October 2014 | New York Times
Prosecutors Against Gun Violence, a coalition comprised of prosecutors from 30 major cities held it's first meeting late October in Atlanta to share expertise and best practices to combat gun-related issues surrounding group violence, domestic abuse, and mental health. "The coalition aims to build on what Manhattan District Attorney's Office Cyrus Vance (Prosecutors Against Gun Violence co-chairman) believes is a common denominator: 'Everybody believes that people should not be victimized by gun violence.'"
October 2014 | John Jay College
A new report by John Jay College of Criminal Justice President Jeremy Travis and Professor Preeti Chauhan has found that New York’s crime is down to historic lows; felony arrests have dropped in half; and yet the rate of misdemeanor arrests has tripled, acutely impacting young men of color. The National Network believes this report gives a clear picture of the type of low level police activity that often increases friction between police and minority communities. This friction creates a profound imperative to enact strategies that promote fair, procedurally just policing, and foster racial reconciliation between police and communities. These are the priorities of both the National Network’s violence interventions and the new DOJ’s new National Initiative that we are leading.
October 2014 | NPR News
A new group called Prosecutors Against Gun Violence has formed to find solutions to gun violence in the U.S. NPR's Arun Rath speaks with co-chairs, Manhattan DA Cyrus Vance Jr. and city attorney of Los Angeles Mike Feuer.
Tags: Strategic Prosecution
October 2014 | The Chattanoogan
Last week, Assistant U.S. Attorney Christopher D. Poole was recognized by the National Association of Former U.S. Attorneys with the Exceptional Service Award for his work with Chattanooga's Violence Reduction Initiative, initiated by the city in 2013. U.S. Attorney Killian congratulated him, “The Eastern District of Tennessee is fortunate to have many quality federal prosecutors. I am proud that Assistant U.S. Attorney Poole was recognized for his exceptional work with this important initiative with the city of Chattanooga.”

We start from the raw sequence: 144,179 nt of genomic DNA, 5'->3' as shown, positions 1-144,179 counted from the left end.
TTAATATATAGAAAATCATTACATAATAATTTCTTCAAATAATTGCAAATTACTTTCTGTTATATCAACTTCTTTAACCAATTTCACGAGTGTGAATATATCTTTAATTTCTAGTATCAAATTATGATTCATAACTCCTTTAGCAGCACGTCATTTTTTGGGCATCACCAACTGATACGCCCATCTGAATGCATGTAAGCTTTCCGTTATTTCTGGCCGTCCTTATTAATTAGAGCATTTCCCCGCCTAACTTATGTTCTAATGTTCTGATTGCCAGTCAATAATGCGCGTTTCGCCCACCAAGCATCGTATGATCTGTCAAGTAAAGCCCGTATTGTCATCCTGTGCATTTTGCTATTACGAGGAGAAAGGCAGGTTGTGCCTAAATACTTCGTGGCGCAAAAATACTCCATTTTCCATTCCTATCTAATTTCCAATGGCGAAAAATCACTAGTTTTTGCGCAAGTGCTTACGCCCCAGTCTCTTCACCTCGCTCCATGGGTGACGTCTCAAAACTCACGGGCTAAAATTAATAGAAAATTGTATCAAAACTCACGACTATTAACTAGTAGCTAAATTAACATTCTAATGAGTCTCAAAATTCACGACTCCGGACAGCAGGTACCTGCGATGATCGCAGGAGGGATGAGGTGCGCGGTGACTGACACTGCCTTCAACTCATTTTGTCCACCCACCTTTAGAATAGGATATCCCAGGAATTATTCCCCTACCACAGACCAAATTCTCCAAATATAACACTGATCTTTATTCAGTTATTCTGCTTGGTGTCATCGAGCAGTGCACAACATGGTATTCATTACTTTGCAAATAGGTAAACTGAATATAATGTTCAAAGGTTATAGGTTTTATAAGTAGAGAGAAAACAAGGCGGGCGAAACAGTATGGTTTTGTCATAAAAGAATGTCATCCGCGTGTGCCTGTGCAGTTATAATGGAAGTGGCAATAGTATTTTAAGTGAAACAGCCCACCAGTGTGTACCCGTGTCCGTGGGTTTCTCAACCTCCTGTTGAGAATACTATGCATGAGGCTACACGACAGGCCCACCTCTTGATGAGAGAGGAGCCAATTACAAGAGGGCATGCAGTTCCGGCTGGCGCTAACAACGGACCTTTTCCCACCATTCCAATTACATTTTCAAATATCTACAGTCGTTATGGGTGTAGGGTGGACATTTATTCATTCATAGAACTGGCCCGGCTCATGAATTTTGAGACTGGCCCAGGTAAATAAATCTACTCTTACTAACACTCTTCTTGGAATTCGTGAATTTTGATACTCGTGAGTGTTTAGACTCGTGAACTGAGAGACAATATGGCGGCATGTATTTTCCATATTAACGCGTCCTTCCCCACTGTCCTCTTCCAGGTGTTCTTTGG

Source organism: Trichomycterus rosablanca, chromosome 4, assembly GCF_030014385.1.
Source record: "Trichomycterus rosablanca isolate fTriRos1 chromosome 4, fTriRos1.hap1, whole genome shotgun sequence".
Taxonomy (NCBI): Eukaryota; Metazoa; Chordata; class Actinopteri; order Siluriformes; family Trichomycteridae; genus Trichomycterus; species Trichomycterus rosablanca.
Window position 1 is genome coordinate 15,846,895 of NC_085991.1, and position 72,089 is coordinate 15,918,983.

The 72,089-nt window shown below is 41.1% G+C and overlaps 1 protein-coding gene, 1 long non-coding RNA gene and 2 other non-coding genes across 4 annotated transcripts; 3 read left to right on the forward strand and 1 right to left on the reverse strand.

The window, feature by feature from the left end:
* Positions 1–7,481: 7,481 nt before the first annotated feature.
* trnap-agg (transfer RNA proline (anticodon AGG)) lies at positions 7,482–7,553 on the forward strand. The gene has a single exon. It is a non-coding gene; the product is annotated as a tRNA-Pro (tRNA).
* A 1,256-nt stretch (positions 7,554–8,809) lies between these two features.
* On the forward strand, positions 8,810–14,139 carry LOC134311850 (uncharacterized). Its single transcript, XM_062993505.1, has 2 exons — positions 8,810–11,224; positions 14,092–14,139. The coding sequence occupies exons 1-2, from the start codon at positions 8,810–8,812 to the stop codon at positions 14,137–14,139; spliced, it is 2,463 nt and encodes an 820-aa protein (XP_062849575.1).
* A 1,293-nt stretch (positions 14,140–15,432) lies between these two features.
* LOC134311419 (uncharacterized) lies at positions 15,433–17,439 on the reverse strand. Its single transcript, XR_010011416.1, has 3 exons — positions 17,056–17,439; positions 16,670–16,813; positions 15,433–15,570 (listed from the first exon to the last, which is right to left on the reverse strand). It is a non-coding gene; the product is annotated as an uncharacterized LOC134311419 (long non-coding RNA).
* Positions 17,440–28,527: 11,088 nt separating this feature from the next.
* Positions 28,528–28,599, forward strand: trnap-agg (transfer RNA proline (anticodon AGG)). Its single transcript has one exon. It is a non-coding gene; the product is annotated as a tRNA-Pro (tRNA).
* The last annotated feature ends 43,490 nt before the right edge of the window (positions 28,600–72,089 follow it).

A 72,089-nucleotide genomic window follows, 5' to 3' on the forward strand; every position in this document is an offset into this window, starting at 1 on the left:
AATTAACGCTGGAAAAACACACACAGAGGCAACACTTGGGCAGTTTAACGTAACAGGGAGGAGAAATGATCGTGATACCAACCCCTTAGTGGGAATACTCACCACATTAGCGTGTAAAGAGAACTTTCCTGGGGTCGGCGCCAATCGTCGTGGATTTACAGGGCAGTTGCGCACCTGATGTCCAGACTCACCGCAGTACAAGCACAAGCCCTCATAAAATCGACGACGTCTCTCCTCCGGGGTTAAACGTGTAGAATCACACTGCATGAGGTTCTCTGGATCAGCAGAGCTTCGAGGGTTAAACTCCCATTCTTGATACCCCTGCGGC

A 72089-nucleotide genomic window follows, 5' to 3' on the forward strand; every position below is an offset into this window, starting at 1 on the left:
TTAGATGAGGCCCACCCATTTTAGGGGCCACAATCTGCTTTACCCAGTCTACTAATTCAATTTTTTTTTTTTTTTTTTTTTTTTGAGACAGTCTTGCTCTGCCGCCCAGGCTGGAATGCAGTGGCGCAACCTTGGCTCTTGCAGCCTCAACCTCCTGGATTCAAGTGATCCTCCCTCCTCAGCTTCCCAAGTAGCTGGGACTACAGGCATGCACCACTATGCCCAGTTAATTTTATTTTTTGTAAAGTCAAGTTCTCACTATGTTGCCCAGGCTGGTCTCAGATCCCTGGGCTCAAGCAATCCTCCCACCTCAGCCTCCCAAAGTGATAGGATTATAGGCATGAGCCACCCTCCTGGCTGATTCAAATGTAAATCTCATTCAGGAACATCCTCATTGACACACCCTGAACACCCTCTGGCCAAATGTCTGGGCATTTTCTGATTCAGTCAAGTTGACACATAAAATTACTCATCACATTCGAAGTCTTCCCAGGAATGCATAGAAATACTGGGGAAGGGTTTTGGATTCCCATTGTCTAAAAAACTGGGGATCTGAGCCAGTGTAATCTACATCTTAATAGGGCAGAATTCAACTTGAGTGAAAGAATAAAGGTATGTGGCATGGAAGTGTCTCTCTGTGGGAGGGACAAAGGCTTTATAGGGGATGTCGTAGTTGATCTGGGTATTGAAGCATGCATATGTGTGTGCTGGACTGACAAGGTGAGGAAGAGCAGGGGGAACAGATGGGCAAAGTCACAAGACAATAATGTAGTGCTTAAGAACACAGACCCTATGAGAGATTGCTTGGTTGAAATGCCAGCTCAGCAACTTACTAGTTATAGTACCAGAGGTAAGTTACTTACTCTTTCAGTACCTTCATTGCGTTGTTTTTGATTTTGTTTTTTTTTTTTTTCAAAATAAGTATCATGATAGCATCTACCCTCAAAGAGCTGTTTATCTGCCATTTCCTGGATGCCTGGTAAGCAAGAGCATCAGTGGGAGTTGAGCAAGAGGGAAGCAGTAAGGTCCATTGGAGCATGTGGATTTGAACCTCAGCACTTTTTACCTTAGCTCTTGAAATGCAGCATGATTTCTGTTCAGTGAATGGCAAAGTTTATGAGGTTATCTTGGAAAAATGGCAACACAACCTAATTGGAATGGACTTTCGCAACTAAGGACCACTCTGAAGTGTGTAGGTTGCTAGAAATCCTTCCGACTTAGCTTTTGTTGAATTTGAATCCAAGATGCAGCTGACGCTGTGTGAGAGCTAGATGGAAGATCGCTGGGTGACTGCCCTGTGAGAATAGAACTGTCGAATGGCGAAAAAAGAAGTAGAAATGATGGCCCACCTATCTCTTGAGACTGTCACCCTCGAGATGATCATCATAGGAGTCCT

October 2014 | Urban Institute
Tensions between police and community members fueled by stop and frisk and “hot spots” policing bring issues surrounding police legitimacy to the fore, particularly in high crime areas and communities of color. In this video webinar, panels discuss the variations in practice across police departments, how research can inform efforts to control crime while enhancing police-community relations, and identify the challenges ahead.
October 2014 | NPR News
New research by Andrew Papachristos found that violence is concentrated amongst a tiny network. Tracing that network could lead to public health measures to protect would-be victims, writes Shankar Vedantam, NPR's national health correspondent.
September 2014 | Fusion
Recent research suggests that police diversity and police-involved shootings are not related, despite widespread belief. Instead, the key element, as experts and cops suggest, is communication and understanding. Tracey Meares, who developed a strategy to instruct officers to explain how their actions can hurt their community rather than making aggressive demand agrees that while diversity can be important, what really matters on the ground is how an officer handles an interaction. “What really matters to people, more than how representative of the population a police force is, is how they treat people." Salinas Police Chief Kelly McMillin notes,"cultural competencies are really important.”